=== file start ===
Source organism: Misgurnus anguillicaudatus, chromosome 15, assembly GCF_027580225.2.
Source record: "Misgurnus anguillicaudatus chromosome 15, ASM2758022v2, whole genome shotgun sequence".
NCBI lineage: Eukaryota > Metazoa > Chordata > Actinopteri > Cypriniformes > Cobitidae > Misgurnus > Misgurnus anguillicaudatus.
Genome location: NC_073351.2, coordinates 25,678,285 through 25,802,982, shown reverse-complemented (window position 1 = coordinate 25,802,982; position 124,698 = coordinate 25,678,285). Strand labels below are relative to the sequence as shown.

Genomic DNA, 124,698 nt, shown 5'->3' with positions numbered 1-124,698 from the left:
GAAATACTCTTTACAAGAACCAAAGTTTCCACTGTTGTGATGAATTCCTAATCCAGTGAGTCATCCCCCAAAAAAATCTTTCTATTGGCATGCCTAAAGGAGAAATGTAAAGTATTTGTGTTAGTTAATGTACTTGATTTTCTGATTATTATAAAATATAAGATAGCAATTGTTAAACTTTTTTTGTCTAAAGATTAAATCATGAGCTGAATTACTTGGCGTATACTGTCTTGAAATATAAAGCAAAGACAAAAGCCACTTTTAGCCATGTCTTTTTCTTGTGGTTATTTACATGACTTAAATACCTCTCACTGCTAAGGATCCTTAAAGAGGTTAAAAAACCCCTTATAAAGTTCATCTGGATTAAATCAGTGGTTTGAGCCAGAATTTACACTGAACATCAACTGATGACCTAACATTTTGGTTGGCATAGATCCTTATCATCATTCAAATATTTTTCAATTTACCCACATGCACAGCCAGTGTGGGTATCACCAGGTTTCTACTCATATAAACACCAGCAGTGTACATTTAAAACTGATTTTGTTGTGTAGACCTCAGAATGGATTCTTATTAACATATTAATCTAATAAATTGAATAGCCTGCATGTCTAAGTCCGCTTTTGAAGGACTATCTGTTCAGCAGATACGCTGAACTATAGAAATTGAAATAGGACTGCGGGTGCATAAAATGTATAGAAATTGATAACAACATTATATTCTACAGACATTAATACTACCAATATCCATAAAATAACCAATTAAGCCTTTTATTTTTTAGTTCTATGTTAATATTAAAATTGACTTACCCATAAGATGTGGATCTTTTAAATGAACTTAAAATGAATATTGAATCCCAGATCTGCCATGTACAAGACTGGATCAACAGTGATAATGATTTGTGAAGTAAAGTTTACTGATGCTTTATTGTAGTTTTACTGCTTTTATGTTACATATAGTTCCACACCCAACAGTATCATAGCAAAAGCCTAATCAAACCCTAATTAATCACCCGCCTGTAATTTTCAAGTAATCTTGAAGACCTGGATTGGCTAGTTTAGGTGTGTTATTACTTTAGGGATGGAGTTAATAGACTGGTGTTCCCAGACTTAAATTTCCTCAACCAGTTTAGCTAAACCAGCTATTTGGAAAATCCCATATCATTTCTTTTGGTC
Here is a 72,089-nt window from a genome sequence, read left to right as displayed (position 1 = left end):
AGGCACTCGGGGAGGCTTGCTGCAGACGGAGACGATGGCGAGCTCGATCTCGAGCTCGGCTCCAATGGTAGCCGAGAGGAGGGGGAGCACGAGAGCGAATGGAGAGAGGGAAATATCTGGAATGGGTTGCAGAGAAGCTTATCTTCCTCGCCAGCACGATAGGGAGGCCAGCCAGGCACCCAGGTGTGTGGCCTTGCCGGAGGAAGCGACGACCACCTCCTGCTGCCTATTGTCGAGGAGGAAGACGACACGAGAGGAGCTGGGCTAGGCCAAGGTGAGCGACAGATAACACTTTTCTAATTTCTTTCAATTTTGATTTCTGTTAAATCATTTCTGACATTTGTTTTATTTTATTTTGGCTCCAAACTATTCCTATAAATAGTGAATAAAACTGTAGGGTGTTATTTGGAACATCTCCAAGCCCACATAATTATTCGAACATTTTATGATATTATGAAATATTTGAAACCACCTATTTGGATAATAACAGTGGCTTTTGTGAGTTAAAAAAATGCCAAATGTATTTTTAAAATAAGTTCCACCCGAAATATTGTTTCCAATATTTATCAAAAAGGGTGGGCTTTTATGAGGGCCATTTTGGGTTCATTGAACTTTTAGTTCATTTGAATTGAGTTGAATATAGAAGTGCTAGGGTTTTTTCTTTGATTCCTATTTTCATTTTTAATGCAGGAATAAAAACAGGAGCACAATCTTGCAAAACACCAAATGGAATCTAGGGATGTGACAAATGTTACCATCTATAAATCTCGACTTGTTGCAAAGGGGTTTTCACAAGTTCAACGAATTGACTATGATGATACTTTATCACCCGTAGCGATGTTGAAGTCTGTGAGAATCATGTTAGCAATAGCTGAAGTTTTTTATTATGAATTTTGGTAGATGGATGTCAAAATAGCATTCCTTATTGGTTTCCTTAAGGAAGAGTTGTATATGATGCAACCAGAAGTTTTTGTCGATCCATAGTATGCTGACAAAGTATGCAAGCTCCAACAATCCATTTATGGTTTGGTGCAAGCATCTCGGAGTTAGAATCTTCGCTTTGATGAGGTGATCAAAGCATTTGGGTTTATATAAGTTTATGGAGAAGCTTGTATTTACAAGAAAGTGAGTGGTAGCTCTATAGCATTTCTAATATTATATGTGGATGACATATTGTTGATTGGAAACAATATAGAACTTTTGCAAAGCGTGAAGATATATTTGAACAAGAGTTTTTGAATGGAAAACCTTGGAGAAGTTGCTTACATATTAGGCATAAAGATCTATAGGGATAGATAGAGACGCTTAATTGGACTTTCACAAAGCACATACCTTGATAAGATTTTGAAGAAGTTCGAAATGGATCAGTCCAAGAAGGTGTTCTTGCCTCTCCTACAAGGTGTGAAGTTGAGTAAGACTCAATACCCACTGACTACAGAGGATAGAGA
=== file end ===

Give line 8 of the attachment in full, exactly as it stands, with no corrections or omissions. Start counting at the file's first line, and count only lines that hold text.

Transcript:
AGGCACTCGGGGAGGCTTGCTGCAGACGGAGACGATGGCGAGCTCGATCTCGAGCTCGGCTCCAATGGTAGCCGAGAGGAGGGGGAGCACGAGAGCGAATGGAGAGAGGGAAATATCTGGAATGGGTTGCAGAGAAGCTTATCTTCCTCGCCAGCACGATAGGGAGGCCAGCCAGGCACCCAGGTGTGTGGCCTTGCCGGAGGAAGCGACGACCACCTCCTGCTGCCTATTGTCGAGGAGGAAGACGACACGAGAGGAGCTGGGCTAGGCCAAGGTGAGCGACAGATAACACTTTTCTAATTTCTTTCAATTTTGATTTCTGTTAAATCATTTCTGACATTTGTTTTATTTTATTTTGGCTCCAAACTATTCCTATAAATAGTGAATAAAACTGTAGGGTGTTATTTGGAACATCTCCAAGCCCACATAATTATTCGAACATTTTATGATATTATGAAATATTTGAAACCACCTATTTGGATAATAACAGTGGCTTTTGTGAGTTAAAAAAATGCCAAATGTATTTTTAAAATAAGTTCCACCCGAAATATTGTTTCCAATATTTATCAAAAAGGGTGGGCTTTTATGAGGGCCATTTTGGGTTCATTGAACTTTTAGTTCATTTGAATTGAGTTGAATATAGAAGTGCTAGGGTTTTTTCTTTGATTCCTATTTTCATTTTTAATGCAGGAATAAAAACAGGAGCACAATCTTGCAAAACACCAAATGGAATCTAGGGATGTGACAAATGTTACCATCTATAAATCTCGACTTGTTGCAAAGGGGTTTTCACAAGTTCAACGAATTGACTATGATGATACTTTATCACCCGTAGCGATGTTGAAGTCTGTGAGAATCATGTTAGCAATAGCTGAAGTTTTTTATTATGAATTTTGGTAGATGGATGTCAAAATAGCATTCCTTATTGGTTTCCTTAAGGAAGAGTTGTATATGATGCAACCAGAAGTTTTTGTCGATCCATAGTATGCTGACAAAGTATGCAAGCTCCAACAATCCATTTATGGTTTGGTGCAAGCATCTCGGAGTTAGAATCTTCGCTTTGATGAGGTGATCAAAGCATTTGGGTTTATATAAGTTTATGGAGAAGCTTGTATTTACAAGAAAGTGAGTGGTAGCTCTATAGCATTTCTAATATTATATGTGGATGACATATTGTTGATTGGAAACAATATAGAACTTTTGCAAAGCGTGAAGATATATTTGAACAAGAGTTTTTGAATGGAAAACCTTGGAGAAGTTGCTTACATATTAGGCATAAAGATCTATAGGGATAGATAGAGACGCTTAATTGGACTTTCACAAAGCACATACCTTGATAAGATTTTGAAGAAGTTCGAAATGGATCAGTCCAAGAAGGTGTTCTTGCCTCTCCTACAAGGTGTGAAGTTGAGTAAGACTCAATACCCACTGACTACAGAGGATAGAGA